Footage appearing to show returning international travellers flouting 1.5 metre social distancing rules at Sydney’s international airport has sparked anger as Australia battles to contain the spread of coronavirus.
The video, posted to Twitter by former journalist Sally Prosser on Thursday morning, showed long lines of people crowding together at the international arrivals area.
In New South Wales, which has the highest number of confirmed COVID-19 cases, the majority of infections have been contracted while people were overseas.
Of the state’s 1,219 positive tests, at least 500 are believed to be overseas acquired, while 250 have been locally transmitted. The remaining 279 cases are under investigation.
In a statement to SBS News on Thursday, a Sydney Airport spokesperson said they were assisting state and federal agencies as they conduct health screenings but would not respond to questions on who was responsible for enforcing social distancing measures at the airport.
“Our priority in any crisis is the health and safety of our people and that of everyone who comes to the airport, and our ongoing response has been guided by the most up-to-date advice from health authorities,” the spokesperson said.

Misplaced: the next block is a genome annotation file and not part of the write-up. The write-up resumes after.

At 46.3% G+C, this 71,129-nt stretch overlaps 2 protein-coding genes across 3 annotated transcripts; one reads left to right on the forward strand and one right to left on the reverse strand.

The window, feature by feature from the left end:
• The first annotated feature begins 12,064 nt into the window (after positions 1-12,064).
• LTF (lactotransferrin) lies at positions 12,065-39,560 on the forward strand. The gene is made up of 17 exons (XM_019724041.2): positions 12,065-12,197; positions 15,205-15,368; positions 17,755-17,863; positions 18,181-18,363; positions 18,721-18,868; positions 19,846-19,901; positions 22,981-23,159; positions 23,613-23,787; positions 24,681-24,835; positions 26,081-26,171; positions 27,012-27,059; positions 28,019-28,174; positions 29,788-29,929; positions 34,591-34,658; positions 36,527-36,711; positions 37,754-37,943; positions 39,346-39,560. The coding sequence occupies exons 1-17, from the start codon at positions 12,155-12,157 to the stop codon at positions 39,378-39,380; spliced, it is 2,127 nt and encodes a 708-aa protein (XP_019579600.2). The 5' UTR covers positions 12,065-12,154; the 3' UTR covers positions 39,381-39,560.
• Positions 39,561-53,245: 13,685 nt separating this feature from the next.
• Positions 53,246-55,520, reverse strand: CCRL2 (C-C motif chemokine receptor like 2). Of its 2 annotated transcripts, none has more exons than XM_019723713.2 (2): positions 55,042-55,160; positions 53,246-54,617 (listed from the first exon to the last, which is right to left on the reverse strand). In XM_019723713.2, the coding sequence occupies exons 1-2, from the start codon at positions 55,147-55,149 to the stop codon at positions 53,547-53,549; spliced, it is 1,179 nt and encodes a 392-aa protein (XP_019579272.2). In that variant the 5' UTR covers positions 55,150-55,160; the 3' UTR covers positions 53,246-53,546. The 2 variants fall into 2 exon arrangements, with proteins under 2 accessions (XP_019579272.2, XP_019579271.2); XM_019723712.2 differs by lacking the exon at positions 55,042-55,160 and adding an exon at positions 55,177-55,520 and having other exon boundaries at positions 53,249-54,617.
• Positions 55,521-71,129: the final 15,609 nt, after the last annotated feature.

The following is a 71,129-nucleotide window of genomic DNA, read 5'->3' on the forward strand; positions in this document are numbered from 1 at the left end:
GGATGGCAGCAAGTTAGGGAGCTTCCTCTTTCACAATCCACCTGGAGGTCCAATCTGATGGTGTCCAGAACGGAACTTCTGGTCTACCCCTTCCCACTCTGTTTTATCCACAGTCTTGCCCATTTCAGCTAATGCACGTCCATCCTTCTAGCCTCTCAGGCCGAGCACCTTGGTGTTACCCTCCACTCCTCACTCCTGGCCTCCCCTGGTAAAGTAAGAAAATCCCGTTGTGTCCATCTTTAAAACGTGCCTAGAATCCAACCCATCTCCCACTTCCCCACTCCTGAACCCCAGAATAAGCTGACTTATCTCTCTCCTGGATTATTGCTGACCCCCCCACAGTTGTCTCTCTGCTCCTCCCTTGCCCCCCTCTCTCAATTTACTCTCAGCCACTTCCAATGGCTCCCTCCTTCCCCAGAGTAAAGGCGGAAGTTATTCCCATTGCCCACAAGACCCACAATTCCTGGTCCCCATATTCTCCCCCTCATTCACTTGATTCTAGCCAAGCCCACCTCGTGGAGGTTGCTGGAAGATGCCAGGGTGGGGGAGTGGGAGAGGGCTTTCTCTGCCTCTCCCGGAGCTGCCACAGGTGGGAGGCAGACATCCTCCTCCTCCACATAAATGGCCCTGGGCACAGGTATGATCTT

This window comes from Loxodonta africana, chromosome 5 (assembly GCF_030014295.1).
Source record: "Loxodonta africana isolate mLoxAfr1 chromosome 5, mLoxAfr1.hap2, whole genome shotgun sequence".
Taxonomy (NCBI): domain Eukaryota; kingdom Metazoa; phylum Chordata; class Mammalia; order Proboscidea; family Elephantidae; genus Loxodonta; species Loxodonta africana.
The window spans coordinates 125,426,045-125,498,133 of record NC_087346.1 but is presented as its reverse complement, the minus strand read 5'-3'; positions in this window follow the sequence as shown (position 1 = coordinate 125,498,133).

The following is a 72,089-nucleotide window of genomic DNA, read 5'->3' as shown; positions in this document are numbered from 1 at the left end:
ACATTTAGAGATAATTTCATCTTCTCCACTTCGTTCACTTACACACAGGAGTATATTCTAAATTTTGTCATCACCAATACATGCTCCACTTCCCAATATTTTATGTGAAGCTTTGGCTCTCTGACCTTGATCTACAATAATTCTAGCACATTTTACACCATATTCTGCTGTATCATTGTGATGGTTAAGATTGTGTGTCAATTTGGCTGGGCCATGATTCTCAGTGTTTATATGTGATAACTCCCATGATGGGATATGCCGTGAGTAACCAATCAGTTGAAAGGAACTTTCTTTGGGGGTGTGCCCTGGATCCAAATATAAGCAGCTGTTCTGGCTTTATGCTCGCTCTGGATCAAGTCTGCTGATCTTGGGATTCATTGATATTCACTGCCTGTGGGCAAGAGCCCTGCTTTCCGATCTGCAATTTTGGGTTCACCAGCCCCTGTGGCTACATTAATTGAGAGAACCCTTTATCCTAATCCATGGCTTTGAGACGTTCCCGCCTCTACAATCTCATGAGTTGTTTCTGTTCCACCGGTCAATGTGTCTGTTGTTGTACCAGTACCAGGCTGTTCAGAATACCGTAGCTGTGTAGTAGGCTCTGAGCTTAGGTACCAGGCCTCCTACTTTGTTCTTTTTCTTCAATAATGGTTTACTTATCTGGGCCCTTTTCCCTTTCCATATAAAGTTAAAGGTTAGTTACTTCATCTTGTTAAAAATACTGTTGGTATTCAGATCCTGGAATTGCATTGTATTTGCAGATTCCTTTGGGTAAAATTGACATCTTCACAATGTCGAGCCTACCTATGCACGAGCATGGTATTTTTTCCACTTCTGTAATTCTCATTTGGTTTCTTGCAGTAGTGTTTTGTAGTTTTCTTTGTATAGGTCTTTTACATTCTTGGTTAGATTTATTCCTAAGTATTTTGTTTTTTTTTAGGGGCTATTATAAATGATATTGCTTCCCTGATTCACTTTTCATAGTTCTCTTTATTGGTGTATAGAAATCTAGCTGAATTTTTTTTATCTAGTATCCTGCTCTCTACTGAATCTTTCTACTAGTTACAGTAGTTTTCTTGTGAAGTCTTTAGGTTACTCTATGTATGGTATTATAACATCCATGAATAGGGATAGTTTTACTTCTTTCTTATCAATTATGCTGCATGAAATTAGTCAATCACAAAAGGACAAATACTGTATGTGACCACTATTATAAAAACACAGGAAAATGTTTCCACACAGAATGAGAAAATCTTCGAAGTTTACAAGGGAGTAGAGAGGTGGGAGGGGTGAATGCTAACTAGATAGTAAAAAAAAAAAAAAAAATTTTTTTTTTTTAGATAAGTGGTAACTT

Signs have been placed throughout the airport reminding people to remain 1.5 metres away from others.
All people arriving in Australia from overseas are required to undergo a strict 14-day quarantine, while a blanket ban is in place for travellers who are not an Australian citizen or resident.
Australians have also been banned from travelling overseas during the outbreak.
As of Thursday afternoon, more than 471,000 cases of COVID-19 have been reported across the world. Of these, more than 7,500 have died and at least 114,000 have recovered.
The Australian Border Force has been contacted for comment.
Australians must stay at least 1.5 metres away from other people. Indoors, there must be a density of no more than one person per four square metres of floor space.
If you believe you may have contracted the virus, call your doctor (don’t visit) or contact the national Coronavirus Health Information Hotline on 1800 020 080.
If you are struggling to breathe or experiencing a medical emergency, call 000.
SBS is committed to informing Australia’s diverse communities about the latest COVID-19 developments. News and information is available in 63 languages at sbs.com.au/language/coronavirus.